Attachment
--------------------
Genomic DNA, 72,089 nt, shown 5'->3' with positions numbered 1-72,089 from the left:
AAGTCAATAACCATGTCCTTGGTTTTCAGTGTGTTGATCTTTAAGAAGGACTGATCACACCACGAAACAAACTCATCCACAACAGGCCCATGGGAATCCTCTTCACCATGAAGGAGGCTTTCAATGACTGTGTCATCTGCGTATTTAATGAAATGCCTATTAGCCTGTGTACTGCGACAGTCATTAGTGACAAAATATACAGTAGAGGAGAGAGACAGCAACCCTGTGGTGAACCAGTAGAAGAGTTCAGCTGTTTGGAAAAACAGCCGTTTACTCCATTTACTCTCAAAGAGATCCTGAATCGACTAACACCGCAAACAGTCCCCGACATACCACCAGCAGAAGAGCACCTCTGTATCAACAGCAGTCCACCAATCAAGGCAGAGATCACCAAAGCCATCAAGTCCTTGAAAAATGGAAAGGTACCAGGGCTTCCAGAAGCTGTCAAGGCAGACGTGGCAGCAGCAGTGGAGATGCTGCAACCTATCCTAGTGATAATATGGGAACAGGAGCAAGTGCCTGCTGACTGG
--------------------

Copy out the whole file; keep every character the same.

Genomic DNA, 72,089 nt, shown 5'->3' with positions numbered 1-72,089 from the left:
AAGTCAATAACCATGTCCTTGGTTTTCAGTGTGTTGATCTTTAAGAAGGACTGATCACACCACGAAACAAACTCATCCACAACAGGCCCATGGGAATCCTCTTCACCATGAAGGAGGCTTTCAATGACTGTGTCATCTGCGTATTTAATGAAATGCCTATTAGCCTGTGTACTGCGACAGTCATTAGTGACAAAATATACAGTAGAGGAGAGAGACAGCAACCCTGTGGTGAACCAGTAGAAGAGTTCAGCTGTTTGGAAAAACAGCCGTTTACTCCATTTACTCTCAAAGAGATCCTGAATCGACTAACACCGCAAACAGTCCCCGACATACCACCAGCAGAAGAGCACCTCTGTATCAACAGCAGTCCACCAATCAAGGCAGAGATCACCAAAGCCATCAAGTCCTTGAAAAATGGAAAGGTACCAGGGCTTCCAGAAGCTGTCAAGGCAGACGTGGCAGCAGCAGTGGAGATGCTGCAACCTATCCTAGTGATAATATGGGAACAGGAGCAAGTGCCTGCTGACTGG